Bentham was involved in the founding of University College (then, the University of London), the first in England to admit all, regardless of race, creed, or political belief.  On his death, he was dissected as part of a public anatomy lecture– as he specified in his will.  Afterward– again, as Bentham’s will specified– the skeleton and head were preserved and stored in a wooden cabinet called the “Auto-icon”, with the skeleton stuffed out with hay and dressed in Bentham’s clothes.  Bentham had intended the Auto-icon to incorporate his actual head, preserved to resemble its appearance in life.  But experimental efforts at mummification, though technically successful, left the head looking alarmingly macabre, with dried and darkened skin stretched tautly over the skull.  So the Auto-icon was given a wax head, fitted with some of Bentham’s own hair.

    It is normally kept on public display at the end of the South Cloisters in the main building of University College.  The real head was displayed in the same case as the Auto-icon for many years, but became the target of repeated student pranks, so is now locked away.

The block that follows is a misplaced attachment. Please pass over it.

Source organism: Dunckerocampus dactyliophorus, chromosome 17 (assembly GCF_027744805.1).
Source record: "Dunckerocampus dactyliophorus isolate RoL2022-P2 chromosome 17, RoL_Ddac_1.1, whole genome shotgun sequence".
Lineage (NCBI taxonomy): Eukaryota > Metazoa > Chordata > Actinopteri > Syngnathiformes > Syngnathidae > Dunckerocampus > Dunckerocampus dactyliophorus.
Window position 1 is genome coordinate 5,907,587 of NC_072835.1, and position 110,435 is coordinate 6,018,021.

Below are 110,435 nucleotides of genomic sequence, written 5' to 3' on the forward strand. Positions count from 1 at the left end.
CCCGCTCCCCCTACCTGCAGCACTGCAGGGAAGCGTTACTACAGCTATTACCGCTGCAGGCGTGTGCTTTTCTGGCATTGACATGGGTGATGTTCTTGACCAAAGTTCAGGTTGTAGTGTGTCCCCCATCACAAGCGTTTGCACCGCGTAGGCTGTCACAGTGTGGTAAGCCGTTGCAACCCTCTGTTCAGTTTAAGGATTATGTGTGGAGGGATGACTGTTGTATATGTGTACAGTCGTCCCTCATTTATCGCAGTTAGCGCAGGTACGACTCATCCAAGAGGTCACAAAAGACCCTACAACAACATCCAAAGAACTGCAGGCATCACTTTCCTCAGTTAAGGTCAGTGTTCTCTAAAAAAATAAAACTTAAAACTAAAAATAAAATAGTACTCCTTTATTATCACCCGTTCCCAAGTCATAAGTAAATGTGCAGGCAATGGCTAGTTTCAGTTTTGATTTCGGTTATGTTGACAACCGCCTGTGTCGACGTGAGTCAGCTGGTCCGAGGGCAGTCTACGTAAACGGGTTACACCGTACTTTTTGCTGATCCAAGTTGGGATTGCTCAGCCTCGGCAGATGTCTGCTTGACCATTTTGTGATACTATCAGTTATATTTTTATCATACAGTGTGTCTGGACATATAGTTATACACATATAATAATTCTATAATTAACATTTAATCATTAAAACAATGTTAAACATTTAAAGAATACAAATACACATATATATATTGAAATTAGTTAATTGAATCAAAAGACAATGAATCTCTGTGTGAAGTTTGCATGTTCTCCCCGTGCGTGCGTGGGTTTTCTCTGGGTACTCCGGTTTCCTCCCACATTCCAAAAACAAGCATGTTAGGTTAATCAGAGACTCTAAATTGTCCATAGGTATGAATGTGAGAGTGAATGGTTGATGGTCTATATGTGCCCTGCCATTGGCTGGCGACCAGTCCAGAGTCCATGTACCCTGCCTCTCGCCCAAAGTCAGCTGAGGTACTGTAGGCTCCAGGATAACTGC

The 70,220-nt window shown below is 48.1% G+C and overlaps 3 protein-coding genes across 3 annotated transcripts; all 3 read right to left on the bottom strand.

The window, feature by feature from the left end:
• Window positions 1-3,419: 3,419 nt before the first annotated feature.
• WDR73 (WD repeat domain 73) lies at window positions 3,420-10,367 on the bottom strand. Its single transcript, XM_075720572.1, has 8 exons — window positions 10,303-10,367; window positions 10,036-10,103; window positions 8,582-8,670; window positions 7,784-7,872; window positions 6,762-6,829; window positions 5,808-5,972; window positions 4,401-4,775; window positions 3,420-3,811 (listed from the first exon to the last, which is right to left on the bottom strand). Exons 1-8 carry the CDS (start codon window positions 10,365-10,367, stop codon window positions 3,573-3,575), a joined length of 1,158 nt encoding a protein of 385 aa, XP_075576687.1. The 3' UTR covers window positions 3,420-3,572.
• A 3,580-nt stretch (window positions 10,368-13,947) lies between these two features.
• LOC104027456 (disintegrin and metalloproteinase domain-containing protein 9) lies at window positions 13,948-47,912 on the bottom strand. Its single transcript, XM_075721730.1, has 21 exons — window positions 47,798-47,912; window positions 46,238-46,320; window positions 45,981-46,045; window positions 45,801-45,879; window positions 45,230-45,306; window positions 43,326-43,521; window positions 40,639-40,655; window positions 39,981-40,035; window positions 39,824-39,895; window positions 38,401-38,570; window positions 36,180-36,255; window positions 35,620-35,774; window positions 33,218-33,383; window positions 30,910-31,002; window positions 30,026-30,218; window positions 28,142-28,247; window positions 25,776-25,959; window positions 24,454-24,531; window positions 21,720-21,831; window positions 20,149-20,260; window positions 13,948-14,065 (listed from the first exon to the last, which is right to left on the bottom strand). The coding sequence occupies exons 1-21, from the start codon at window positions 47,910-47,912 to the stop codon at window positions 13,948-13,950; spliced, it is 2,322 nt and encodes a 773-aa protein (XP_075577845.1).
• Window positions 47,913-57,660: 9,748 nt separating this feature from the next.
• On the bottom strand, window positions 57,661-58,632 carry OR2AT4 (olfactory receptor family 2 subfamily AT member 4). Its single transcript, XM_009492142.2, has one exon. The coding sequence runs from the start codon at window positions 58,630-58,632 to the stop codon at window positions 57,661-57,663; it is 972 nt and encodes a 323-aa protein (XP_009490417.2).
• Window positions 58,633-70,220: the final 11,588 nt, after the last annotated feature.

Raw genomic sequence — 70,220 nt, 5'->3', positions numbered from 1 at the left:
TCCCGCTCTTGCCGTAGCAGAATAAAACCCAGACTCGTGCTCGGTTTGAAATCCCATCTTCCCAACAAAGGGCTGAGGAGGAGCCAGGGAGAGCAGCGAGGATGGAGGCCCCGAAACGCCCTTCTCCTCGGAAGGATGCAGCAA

see a virtual, 360-degree rotatable version here

     
  • feedwordpress 08:01:37 on 2018/06/04 Permalink
    Tags: , Capitol Records, design, , Lou Naidorf, Michael Bierut, , Raymond Loewy, recording industry,   

    “Successful design is not the achievement of perfection but the minimization and accommodation of imperfection”*… 


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    click here for larger version

    From legendary designer Raymond Loewy [see here], a chart published in 1934 that shows the evolution in design of items such as cars, telephones, stemware, railcars, clocks, and women’s apparel. Loewy was known was “The Father of Streamlining” and these drawings very much reflect his design style. (via @michaelbierut)

    Explore at: “Raymond Loewy’s 1934 chart of the evolution in design.”

    Then check out MacRae Linton’s conversion of Loewy’s chart into a proper timeline.

    * Henry Petroski

    ###

    As we contemplate craft, we might recall that it was on this date in 1942 that music industry insiders Johnny MercerBuddy DeSylva, and Glenn E. Wallichs founded Capitol Records.  By 1946, Capitol had sold 42 million records by artists including (Peggy Lee, Nat King Cole, and Kay Starr) and was established as one of the “Big Six” record labels.

    In 1955, Capitol became a subsidiary of British label EMI and began construction on a new headquarters building designed by Lou Naidorf.  Known as “the House the Nat Built” (as Nat King Cole was the label’s steady sales leader), it was the first circular office building in the world.